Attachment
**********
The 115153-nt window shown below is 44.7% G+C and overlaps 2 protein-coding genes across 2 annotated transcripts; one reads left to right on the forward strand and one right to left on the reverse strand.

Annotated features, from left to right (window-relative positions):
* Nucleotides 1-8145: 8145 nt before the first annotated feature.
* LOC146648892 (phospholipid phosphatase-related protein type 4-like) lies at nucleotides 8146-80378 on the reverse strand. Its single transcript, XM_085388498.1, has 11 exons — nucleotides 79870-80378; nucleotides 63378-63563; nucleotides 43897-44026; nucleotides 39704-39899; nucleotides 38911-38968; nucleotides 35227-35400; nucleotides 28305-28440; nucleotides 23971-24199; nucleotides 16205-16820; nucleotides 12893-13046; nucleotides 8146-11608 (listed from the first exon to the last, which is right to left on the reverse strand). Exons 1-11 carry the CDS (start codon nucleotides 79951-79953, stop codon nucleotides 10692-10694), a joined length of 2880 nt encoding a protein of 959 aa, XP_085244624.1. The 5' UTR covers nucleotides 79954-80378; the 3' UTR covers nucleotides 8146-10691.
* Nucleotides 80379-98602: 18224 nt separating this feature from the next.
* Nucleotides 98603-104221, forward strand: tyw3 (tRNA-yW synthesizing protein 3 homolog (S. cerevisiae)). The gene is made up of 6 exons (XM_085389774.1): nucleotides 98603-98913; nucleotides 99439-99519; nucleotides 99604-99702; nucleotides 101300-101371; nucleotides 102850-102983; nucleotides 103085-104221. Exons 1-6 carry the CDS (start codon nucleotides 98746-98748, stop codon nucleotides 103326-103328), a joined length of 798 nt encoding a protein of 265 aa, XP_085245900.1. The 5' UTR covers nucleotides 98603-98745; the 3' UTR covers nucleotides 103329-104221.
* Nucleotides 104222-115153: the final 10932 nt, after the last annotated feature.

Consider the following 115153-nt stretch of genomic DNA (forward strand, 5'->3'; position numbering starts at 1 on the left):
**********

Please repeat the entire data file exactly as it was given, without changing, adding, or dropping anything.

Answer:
The 115153-nt window shown below is 44.7% G+C and overlaps 2 protein-coding genes across 2 annotated transcripts; one reads left to right on the forward strand and one right to left on the reverse strand.

Annotated features, from left to right (window-relative positions):
* Nucleotides 1-8145: 8145 nt before the first annotated feature.
* LOC146648892 (phospholipid phosphatase-related protein type 4-like) lies at nucleotides 8146-80378 on the reverse strand. Its single transcript, XM_085388498.1, has 11 exons — nucleotides 79870-80378; nucleotides 63378-63563; nucleotides 43897-44026; nucleotides 39704-39899; nucleotides 38911-38968; nucleotides 35227-35400; nucleotides 28305-28440; nucleotides 23971-24199; nucleotides 16205-16820; nucleotides 12893-13046; nucleotides 8146-11608 (listed from the first exon to the last, which is right to left on the reverse strand). Exons 1-11 carry the CDS (start codon nucleotides 79951-79953, stop codon nucleotides 10692-10694), a joined length of 2880 nt encoding a protein of 959 aa, XP_085244624.1. The 5' UTR covers nucleotides 79954-80378; the 3' UTR covers nucleotides 8146-10691.
* Nucleotides 80379-98602: 18224 nt separating this feature from the next.
* Nucleotides 98603-104221, forward strand: tyw3 (tRNA-yW synthesizing protein 3 homolog (S. cerevisiae)). The gene is made up of 6 exons (XM_085389774.1): nucleotides 98603-98913; nucleotides 99439-99519; nucleotides 99604-99702; nucleotides 101300-101371; nucleotides 102850-102983; nucleotides 103085-104221. Exons 1-6 carry the CDS (start codon nucleotides 98746-98748, stop codon nucleotides 103326-103328), a joined length of 798 nt encoding a protein of 265 aa, XP_085245900.1. The 5' UTR covers nucleotides 98603-98745; the 3' UTR covers nucleotides 103329-104221.
* Nucleotides 104222-115153: the final 10932 nt, after the last annotated feature.

Consider the following 115153-nt stretch of genomic DNA (forward strand, 5'->3'; position numbering starts at 1 on the left):